9 Date nighters
It’s easy to spot the diners on a dinner date in any restaurant. They’re the ones looking adoringly at each other and feeding each other mouthfuls of meatballs in between furtive glances at nearby mirrors. Unless, of course, it’s married parents on a rare night out together. In which case they text babysitters every five minutes and catch up on blissful pockets of sleep between courses.
8 Arguing couple
What started it, nobody knows. A comment about the other’s mother, changing a perfectly aligned toaster or shower temperature setting, an inappropriate social media like, failure to seek outfit approval – it could be anything. But what is clear is that the atmosphere between these two is so icy that waiters have sat them outside to keep other diners cool in the evening heat. The silence is thunderous, the glares are like flashes of lightning and unless they chew at exactly the right volume and refrain from pressing the usual buttons, there’s a storm coming.
7 Work colleagues
Nights out with co-workers should not be as awkward as they are. You and your colleagues probably spend thousands of hours together every year. You share stress, stories and even germs around the office all week long, so why does an extra few hours of an evening once every few months seem like such a chore? It might be something to do with the fact that you were cautious about what you ate, kept your drink order to a single cola and skipped dessert, yet you have just heard your boss suggests the bill is divided equally despite the fact they had a starter, steak, mixed drinks and dessert.
They look no different to any other diner, but peer closely and you can see there are foodies everywhere. Clues should be anybody ordering dishes you can’t pronounce, never mind dream of tasting, and asking the waiters about the ancestral history of the potato they’re thinking of ordering. They also choose tables based on the lighting for photos rather than noise or comfort levels.
5 Rowdy party brunch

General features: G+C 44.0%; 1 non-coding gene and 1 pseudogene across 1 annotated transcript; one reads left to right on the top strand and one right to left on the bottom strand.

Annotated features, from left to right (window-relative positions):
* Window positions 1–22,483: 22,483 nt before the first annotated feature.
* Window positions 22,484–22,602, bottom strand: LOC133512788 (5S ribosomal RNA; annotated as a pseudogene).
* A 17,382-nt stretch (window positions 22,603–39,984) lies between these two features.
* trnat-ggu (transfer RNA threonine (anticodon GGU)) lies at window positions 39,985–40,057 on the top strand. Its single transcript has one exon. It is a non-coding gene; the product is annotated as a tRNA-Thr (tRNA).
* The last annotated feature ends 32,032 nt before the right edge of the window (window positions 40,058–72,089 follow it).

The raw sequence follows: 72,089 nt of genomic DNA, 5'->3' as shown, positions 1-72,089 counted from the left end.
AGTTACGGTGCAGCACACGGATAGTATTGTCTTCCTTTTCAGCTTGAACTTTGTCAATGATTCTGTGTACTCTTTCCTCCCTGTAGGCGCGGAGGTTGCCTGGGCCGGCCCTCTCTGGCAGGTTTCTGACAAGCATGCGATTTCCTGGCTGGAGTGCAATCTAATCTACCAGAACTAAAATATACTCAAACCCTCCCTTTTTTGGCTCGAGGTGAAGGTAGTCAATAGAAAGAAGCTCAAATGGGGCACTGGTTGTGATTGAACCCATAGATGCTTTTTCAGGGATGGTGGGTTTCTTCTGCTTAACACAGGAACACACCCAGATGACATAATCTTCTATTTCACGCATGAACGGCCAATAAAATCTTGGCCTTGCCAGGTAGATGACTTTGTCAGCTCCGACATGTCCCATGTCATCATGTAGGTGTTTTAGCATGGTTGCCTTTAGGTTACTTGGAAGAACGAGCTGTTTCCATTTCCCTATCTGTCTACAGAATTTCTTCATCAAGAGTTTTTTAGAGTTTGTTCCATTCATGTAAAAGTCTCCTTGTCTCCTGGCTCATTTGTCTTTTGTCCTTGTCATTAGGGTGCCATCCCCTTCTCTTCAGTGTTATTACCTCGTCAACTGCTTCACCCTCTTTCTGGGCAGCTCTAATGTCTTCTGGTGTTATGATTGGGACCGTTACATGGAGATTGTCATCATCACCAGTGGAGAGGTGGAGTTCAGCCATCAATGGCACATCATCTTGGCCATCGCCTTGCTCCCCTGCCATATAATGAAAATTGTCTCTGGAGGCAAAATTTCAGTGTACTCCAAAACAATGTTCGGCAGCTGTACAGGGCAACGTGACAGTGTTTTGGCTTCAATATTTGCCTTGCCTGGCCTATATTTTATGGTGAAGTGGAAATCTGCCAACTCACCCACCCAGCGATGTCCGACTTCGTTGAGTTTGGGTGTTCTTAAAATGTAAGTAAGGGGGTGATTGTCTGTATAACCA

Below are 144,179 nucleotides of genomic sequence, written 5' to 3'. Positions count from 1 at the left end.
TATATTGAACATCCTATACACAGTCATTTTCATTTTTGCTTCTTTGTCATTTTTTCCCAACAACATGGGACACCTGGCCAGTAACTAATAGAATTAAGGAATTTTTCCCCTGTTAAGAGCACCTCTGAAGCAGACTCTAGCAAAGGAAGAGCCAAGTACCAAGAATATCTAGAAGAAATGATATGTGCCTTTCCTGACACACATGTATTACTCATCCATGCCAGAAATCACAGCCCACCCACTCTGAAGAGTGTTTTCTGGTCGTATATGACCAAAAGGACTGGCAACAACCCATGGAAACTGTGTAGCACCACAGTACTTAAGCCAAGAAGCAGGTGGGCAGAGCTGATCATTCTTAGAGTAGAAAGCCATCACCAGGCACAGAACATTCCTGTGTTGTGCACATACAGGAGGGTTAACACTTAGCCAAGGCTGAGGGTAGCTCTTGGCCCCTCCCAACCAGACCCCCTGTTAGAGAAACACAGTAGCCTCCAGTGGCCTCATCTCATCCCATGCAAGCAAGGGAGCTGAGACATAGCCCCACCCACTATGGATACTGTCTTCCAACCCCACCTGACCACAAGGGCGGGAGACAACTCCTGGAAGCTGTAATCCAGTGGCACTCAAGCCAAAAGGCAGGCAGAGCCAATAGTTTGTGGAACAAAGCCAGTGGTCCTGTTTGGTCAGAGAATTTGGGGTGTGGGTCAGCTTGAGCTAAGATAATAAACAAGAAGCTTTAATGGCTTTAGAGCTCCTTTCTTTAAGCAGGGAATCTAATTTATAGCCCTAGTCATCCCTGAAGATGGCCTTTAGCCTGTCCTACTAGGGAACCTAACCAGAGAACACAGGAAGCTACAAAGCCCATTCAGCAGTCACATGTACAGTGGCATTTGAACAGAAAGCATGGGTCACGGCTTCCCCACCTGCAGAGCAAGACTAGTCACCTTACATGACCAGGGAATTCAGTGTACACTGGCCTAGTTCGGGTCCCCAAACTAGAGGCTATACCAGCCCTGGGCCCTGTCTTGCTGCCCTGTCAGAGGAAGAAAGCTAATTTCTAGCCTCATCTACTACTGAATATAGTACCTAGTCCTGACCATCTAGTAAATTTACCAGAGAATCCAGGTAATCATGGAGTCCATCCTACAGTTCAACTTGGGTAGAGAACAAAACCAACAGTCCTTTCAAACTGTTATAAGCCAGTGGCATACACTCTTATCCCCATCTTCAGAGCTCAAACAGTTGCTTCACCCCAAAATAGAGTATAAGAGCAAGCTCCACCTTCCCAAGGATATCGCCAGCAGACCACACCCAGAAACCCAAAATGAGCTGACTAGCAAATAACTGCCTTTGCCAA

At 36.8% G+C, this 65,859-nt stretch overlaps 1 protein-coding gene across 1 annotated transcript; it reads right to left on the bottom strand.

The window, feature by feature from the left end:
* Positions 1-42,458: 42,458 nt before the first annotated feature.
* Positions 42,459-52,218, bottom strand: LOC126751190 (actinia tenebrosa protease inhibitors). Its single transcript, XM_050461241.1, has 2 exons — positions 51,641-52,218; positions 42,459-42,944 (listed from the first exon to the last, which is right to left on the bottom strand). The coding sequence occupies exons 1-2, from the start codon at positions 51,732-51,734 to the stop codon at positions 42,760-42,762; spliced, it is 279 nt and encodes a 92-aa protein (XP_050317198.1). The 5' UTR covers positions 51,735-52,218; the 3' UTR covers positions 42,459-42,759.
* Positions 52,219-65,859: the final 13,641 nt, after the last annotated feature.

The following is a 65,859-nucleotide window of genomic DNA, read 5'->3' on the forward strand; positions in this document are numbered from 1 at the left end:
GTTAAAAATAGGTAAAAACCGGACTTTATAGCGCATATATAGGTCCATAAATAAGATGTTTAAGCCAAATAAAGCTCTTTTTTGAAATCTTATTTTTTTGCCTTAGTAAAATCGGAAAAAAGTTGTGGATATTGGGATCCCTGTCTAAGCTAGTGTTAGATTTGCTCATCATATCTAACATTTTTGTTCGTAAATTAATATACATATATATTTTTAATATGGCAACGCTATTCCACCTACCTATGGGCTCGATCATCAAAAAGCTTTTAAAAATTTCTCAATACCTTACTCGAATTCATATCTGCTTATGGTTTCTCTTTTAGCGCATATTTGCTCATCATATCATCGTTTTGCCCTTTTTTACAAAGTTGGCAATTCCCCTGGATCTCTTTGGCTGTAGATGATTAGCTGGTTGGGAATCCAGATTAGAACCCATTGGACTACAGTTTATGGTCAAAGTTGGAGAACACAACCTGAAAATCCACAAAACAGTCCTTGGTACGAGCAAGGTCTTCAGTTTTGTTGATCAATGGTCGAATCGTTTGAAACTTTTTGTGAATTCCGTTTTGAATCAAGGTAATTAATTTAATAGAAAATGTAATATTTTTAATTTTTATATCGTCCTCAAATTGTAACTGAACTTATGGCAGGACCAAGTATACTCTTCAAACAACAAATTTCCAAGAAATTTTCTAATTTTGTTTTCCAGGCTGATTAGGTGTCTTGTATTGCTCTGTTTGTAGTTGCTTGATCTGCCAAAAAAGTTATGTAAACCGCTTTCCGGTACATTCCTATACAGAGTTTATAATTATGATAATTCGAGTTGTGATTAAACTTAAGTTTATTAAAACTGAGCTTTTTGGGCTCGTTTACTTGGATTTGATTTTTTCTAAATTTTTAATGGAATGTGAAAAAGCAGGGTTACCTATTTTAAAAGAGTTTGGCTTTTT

Some diners don’t consider a meal out complete until they’ve sung songs at the top of their voice, rearranged furniture at least three times, attempted to start a Mexican wave – by hurling tortillas at each other – and either attempted to start a dance-off or make novelty headwear out of things they
find in the dining room.
4 Cheat day snackers
Nobody attacks a knickerbocker glory with more gusto than a dieter giving themselves a treat. If you see anybody spooning a kilo of whipped cream into their mouth, there’s a good chance they’ve been nibbling nothing but broccoli stems for a fortnight. Cheat day is better than a birthday and you get to have it more than once a year. Result.
3 Rude diners
Nothing makes us want to start flinging bread rolls and “accidentally” sloshing soup on our neighbours more than seeing rude behaviour in restaurants. Clicking their fingers at waiters, barking down phones, demanding an audience with a chef, nose-blowing and picking food off a stranger’s plate are all forbidden. We made the last one up, but all the others are more common than we would like to think.
2 Healthy eaters
While friends are tucking into something deep-fried and smothered in cream, the healthy eater is checking an app to see whether the celery, the cucumber or the lettuce will have the fewer calories. Likely to order anything organic, the dieting diner will also opt for water and visibly wince if they’re offered dessert.
Note to restaurants – when you advertise a DJ, have a banging soundtrack and a dancefloor, don’t be surprised that people are turning their nose up at the food and just want to party all night instead.
Will Milner is a contributing editor. He’s a great dinner date.